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Reta Jean can’t wait to get the the pacas and hens. She’s my farm buddy and likes to help with chores. I wasn’t fast enough to get a picture, but she was trying to eat grass like Tajo. We convinced her to just feed him some hay. Finding eggs is always exciting, and she’s even learning to set them GENTLY in the basket instead of just dropping them in.1017141335-1  1017141341

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While Reta Jean was helping with the animals, Raymond was off with Auntie Tori, picking flowers.

1017141344cThere are all kinds of crawly critters this time of year. Sometimes it takes toddlers to remind us how cool it is just to watch them and touch them.

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Raking up leaves is fun when there are happy faces just waiting to jump into the piles. Carly must have raked them up 5 times. They’re still a mess around the yard, but we were having too much fun to actually haul them away.

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Reta Jean loves following Brother.


There’s one game left this season, and Raymond is finally getting the hang of soccer. He still likes to stop and watch the birds, or pick the grass, but he stays in the game. Reta Jean is too young to join the team, but she’ll totally be ready next year.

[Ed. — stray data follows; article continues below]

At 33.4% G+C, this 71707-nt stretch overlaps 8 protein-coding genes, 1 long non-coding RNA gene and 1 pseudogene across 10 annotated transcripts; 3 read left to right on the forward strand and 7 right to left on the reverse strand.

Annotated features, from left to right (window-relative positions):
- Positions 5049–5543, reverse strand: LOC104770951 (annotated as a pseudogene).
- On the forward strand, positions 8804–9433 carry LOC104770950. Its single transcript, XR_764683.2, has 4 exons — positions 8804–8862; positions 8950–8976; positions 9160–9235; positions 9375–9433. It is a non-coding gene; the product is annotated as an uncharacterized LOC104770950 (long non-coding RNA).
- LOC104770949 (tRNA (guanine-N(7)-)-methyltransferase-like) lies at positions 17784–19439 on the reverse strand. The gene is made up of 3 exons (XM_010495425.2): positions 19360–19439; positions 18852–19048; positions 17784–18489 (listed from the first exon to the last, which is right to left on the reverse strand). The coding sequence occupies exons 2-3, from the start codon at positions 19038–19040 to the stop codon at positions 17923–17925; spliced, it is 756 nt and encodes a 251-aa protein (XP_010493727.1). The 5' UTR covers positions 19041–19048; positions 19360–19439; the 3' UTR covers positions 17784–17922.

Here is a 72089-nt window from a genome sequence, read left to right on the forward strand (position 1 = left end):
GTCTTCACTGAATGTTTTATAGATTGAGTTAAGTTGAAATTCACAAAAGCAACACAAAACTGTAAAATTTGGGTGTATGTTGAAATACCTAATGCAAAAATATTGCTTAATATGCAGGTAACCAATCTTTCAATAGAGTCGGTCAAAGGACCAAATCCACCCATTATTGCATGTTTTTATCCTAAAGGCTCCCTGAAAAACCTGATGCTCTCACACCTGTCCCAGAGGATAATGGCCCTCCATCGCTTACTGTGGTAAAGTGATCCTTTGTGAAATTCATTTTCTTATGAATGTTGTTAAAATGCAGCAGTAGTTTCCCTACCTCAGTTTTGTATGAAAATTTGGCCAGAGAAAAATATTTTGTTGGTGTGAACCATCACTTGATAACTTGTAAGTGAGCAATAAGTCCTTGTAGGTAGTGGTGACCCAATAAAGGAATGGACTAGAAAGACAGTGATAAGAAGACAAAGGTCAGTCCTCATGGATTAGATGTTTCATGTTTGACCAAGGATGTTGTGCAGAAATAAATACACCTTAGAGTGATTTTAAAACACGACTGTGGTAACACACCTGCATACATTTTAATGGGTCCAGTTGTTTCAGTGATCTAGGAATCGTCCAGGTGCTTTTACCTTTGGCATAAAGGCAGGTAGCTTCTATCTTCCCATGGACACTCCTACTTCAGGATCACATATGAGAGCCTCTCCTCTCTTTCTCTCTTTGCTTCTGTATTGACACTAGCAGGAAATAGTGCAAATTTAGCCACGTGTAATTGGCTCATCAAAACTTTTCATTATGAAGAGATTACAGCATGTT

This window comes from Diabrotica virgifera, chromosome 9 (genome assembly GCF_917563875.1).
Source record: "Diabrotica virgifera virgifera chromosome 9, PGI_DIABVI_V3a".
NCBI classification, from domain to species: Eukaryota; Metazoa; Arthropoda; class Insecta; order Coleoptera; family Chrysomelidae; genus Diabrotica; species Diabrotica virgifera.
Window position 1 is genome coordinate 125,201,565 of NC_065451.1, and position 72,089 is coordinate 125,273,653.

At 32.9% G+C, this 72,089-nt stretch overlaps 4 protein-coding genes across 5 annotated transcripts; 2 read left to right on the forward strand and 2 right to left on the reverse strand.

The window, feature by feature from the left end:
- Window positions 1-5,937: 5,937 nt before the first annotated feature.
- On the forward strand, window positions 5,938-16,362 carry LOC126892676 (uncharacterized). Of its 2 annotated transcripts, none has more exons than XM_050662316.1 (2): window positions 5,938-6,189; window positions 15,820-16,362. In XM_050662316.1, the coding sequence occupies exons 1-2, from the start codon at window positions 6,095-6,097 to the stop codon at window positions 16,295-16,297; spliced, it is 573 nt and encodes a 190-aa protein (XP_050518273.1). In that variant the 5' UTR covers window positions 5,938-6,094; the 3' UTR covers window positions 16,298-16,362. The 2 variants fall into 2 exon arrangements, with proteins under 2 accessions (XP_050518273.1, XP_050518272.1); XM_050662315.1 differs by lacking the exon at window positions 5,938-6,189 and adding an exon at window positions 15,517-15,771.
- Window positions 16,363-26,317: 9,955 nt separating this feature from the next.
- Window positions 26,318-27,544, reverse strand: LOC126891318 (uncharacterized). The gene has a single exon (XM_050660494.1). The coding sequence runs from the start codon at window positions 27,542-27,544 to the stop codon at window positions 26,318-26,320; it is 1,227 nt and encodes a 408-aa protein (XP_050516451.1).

And no week would be complete without breakfast at Steve’s. Raymond has figured out how to roll his tongue. I think I’m the only person on the planet who can’t do that. Maybe Reta Jean won’t be able to, either.

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Raymond was practicing writing words on the menu. He can’t just write cat or dog. Nope. Our Raymond writes Xray Fish. Two years until kindergarten. His teachers are going to have their hands full.


Have a great week!

eggs and pancakes

Breakfast at Steve’s

When you live in the same small town forever, you can’t go anywhere without running into someone you know. Some people find this annoying, I found it comforting. Same checkers at the grocery store, same parents on the pool deck, same staff at our favorite restaurants.10402095_738445949552145_6835165190414361763_n